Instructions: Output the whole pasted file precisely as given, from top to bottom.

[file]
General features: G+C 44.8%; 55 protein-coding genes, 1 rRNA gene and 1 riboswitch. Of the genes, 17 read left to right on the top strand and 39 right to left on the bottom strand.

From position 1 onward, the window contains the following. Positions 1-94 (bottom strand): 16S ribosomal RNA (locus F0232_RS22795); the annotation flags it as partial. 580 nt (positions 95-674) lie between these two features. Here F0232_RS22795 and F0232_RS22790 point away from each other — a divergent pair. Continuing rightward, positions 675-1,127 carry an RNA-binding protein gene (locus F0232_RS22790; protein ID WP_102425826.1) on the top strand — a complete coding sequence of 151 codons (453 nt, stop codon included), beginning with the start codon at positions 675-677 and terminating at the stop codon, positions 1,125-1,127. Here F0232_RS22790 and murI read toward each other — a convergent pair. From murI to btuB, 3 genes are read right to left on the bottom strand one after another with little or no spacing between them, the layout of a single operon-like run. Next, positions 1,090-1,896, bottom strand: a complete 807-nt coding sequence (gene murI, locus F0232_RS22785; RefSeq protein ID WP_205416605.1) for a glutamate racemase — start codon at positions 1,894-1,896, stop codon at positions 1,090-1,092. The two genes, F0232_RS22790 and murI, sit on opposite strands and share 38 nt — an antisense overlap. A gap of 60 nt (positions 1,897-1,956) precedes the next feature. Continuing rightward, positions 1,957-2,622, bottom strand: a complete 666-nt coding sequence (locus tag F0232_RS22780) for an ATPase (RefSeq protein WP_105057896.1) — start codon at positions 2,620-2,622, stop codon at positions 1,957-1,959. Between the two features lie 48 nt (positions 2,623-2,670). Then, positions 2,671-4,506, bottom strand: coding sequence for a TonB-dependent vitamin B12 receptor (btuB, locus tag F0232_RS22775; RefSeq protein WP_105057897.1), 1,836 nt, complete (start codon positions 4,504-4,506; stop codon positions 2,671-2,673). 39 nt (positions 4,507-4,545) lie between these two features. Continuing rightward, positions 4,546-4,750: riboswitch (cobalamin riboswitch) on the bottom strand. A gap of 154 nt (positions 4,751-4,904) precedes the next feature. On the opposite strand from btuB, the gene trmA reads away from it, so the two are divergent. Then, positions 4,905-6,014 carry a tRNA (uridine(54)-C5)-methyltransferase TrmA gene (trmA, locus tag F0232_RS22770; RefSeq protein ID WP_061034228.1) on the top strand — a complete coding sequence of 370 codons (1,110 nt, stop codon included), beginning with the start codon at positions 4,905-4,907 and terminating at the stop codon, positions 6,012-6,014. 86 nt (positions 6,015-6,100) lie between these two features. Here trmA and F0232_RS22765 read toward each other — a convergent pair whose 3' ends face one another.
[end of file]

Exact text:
General features: G+C 44.8%; 55 protein-coding genes, 1 rRNA gene and 1 riboswitch. Of the genes, 17 read left to right on the top strand and 39 right to left on the bottom strand.

From position 1 onward, the window contains the following. Positions 1-94 (bottom strand): 16S ribosomal RNA (locus F0232_RS22795); the annotation flags it as partial. 580 nt (positions 95-674) lie between these two features. Here F0232_RS22795 and F0232_RS22790 point away from each other — a divergent pair. Continuing rightward, positions 675-1,127 carry an RNA-binding protein gene (locus F0232_RS22790; protein ID WP_102425826.1) on the top strand — a complete coding sequence of 151 codons (453 nt, stop codon included), beginning with the start codon at positions 675-677 and terminating at the stop codon, positions 1,125-1,127. Here F0232_RS22790 and murI read toward each other — a convergent pair. From murI to btuB, 3 genes are read right to left on the bottom strand one after another with little or no spacing between them, the layout of a single operon-like run. Next, positions 1,090-1,896, bottom strand: a complete 807-nt coding sequence (gene murI, locus F0232_RS22785; RefSeq protein ID WP_205416605.1) for a glutamate racemase — start codon at positions 1,894-1,896, stop codon at positions 1,090-1,092. The two genes, F0232_RS22790 and murI, sit on opposite strands and share 38 nt — an antisense overlap. A gap of 60 nt (positions 1,897-1,956) precedes the next feature. Continuing rightward, positions 1,957-2,622, bottom strand: a complete 666-nt coding sequence (locus tag F0232_RS22780) for an ATPase (RefSeq protein WP_105057896.1) — start codon at positions 2,620-2,622, stop codon at positions 1,957-1,959. Between the two features lie 48 nt (positions 2,623-2,670). Then, positions 2,671-4,506, bottom strand: coding sequence for a TonB-dependent vitamin B12 receptor (btuB, locus tag F0232_RS22775; RefSeq protein WP_105057897.1), 1,836 nt, complete (start codon positions 4,504-4,506; stop codon positions 2,671-2,673). 39 nt (positions 4,507-4,545) lie between these two features. Continuing rightward, positions 4,546-4,750: riboswitch (cobalamin riboswitch) on the bottom strand. A gap of 154 nt (positions 4,751-4,904) precedes the next feature. On the opposite strand from btuB, the gene trmA reads away from it, so the two are divergent. Then, positions 4,905-6,014 carry a tRNA (uridine(54)-C5)-methyltransferase TrmA gene (trmA, locus tag F0232_RS22770; RefSeq protein ID WP_061034228.1) on the top strand — a complete coding sequence of 370 codons (1,110 nt, stop codon included), beginning with the start codon at positions 4,905-4,907 and terminating at the stop codon, positions 6,012-6,014. 86 nt (positions 6,015-6,100) lie between these two features. Here trmA and F0232_RS22765 read toward each other — a convergent pair whose 3' ends face one another.